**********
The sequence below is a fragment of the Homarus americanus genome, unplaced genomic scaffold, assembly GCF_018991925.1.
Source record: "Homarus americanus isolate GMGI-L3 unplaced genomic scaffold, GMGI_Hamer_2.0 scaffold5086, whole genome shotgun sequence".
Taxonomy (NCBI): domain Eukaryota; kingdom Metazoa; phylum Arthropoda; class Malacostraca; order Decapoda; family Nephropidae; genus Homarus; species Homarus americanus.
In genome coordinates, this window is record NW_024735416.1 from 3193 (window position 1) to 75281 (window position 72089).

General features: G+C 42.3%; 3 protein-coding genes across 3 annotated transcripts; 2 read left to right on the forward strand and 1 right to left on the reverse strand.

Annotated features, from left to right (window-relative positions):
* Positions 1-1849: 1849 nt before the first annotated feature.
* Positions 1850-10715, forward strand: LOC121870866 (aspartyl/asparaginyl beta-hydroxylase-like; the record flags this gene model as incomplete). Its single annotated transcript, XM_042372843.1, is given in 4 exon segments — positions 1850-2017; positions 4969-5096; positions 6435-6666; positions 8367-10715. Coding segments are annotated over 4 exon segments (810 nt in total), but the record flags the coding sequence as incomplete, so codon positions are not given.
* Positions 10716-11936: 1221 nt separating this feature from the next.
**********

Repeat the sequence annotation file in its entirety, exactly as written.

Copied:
The sequence below is a fragment of the Homarus americanus genome, unplaced genomic scaffold, assembly GCF_018991925.1.
Source record: "Homarus americanus isolate GMGI-L3 unplaced genomic scaffold, GMGI_Hamer_2.0 scaffold5086, whole genome shotgun sequence".
Taxonomy (NCBI): domain Eukaryota; kingdom Metazoa; phylum Arthropoda; class Malacostraca; order Decapoda; family Nephropidae; genus Homarus; species Homarus americanus.
In genome coordinates, this window is record NW_024735416.1 from 3193 (window position 1) to 75281 (window position 72089).

General features: G+C 42.3%; 3 protein-coding genes across 3 annotated transcripts; 2 read left to right on the forward strand and 1 right to left on the reverse strand.

Annotated features, from left to right (window-relative positions):
* Positions 1-1849: 1849 nt before the first annotated feature.
* Positions 1850-10715, forward strand: LOC121870866 (aspartyl/asparaginyl beta-hydroxylase-like; the record flags this gene model as incomplete). Its single annotated transcript, XM_042372843.1, is given in 4 exon segments — positions 1850-2017; positions 4969-5096; positions 6435-6666; positions 8367-10715. Coding segments are annotated over 4 exon segments (810 nt in total), but the record flags the coding sequence as incomplete, so codon positions are not given.
* Positions 10716-11936: 1221 nt separating this feature from the next.